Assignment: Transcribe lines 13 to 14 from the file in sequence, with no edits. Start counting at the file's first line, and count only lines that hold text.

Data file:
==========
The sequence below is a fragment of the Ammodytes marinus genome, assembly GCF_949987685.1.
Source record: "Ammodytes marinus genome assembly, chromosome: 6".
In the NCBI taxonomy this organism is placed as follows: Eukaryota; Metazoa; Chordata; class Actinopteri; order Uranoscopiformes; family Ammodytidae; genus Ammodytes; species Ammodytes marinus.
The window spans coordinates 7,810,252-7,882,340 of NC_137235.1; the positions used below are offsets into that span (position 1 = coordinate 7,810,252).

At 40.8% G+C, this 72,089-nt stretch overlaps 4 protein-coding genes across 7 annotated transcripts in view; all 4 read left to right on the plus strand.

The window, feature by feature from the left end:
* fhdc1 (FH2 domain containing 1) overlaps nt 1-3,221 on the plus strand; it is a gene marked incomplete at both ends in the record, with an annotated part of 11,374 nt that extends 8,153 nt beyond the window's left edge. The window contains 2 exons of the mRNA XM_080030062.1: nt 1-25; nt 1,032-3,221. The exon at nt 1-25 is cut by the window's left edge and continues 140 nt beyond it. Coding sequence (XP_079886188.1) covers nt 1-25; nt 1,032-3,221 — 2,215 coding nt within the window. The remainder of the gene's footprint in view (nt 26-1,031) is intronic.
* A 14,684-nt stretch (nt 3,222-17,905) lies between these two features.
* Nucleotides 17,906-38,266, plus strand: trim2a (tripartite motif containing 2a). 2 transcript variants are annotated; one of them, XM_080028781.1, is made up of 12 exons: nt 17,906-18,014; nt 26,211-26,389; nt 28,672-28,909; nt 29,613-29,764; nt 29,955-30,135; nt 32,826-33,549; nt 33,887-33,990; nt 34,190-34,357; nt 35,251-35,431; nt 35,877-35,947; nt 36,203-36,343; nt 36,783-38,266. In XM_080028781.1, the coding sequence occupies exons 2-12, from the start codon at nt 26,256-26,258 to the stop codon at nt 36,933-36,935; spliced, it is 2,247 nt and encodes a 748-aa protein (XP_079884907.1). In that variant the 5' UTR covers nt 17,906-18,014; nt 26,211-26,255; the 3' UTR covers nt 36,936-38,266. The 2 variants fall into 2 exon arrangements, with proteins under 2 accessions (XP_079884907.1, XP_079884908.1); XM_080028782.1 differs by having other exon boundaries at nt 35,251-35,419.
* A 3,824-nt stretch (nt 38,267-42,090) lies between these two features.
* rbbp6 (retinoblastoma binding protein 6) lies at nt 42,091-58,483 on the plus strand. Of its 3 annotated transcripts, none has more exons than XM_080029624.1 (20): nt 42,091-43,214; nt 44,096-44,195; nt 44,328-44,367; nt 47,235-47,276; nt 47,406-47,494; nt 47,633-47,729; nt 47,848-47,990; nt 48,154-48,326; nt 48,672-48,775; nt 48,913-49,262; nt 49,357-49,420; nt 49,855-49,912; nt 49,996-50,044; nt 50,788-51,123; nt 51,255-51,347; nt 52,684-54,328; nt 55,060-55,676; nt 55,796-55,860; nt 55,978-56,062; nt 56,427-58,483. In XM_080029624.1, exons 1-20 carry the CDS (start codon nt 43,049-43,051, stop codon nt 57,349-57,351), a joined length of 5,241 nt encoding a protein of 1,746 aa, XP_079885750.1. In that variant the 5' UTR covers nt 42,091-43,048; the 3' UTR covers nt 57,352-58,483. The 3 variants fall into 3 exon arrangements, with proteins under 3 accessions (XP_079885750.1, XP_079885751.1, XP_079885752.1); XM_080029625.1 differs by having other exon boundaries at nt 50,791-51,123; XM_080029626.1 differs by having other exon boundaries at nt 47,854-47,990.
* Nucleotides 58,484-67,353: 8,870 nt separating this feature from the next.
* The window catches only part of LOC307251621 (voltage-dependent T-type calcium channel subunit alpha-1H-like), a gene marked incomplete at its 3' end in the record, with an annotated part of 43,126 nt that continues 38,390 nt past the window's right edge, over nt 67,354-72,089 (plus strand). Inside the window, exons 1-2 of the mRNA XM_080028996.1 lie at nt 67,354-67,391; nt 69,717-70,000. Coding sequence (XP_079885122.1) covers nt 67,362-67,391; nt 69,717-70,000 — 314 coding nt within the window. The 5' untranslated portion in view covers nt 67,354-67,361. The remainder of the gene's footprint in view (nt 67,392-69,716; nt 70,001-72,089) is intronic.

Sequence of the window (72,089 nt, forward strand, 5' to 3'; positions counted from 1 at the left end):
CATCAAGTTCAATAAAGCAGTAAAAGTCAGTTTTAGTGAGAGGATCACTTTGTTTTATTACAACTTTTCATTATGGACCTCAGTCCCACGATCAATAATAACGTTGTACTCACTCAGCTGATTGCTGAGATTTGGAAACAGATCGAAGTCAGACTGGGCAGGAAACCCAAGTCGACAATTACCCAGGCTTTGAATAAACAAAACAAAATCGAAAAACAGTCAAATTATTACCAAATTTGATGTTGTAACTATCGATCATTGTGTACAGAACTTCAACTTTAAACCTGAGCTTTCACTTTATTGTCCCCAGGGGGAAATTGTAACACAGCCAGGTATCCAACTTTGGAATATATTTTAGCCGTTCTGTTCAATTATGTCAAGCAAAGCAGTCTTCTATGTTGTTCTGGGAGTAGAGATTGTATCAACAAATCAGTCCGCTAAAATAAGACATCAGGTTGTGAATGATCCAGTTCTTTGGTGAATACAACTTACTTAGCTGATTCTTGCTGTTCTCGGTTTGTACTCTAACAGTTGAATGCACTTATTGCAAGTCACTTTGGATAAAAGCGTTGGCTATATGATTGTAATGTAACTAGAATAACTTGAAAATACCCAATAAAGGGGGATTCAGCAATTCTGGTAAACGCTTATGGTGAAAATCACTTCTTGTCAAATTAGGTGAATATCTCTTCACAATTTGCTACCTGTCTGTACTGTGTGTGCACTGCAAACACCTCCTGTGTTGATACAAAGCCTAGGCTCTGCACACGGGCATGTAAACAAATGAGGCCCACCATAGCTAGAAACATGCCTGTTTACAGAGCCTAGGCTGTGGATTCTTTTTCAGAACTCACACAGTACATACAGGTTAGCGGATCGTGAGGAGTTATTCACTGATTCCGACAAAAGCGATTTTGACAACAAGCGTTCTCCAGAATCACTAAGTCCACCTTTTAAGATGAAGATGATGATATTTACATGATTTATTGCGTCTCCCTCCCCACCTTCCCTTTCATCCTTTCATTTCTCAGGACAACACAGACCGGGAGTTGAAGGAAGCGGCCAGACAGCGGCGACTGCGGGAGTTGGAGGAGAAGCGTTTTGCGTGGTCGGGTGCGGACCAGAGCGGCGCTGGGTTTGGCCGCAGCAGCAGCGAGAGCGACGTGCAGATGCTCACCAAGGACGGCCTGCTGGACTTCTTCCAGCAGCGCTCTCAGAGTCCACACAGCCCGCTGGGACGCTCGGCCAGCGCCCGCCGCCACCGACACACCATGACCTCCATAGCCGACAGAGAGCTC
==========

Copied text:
* The window catches only part of LOC307251621 (voltage-dependent T-type calcium channel subunit alpha-1H-like), a gene marked incomplete at its 3' end in the record, with an annotated part of 43,126 nt that continues 38,390 nt past the window's right edge, over nt 67,354-72,089 (plus strand). Inside the window, exons 1-2 of the mRNA XM_080028996.1 lie at nt 67,354-67,391; nt 69,717-70,000. Coding sequence (XP_079885122.1) covers nt 67,362-67,391; nt 69,717-70,000 — 314 coding nt within the window. The 5' untranslated portion in view covers nt 67,354-67,361. The remainder of the gene's footprint in view (nt 67,392-69,716; nt 70,001-72,089) is intronic.

Sequence of the window (72,089 nt, forward strand, 5' to 3'; positions counted from 1 at the left end):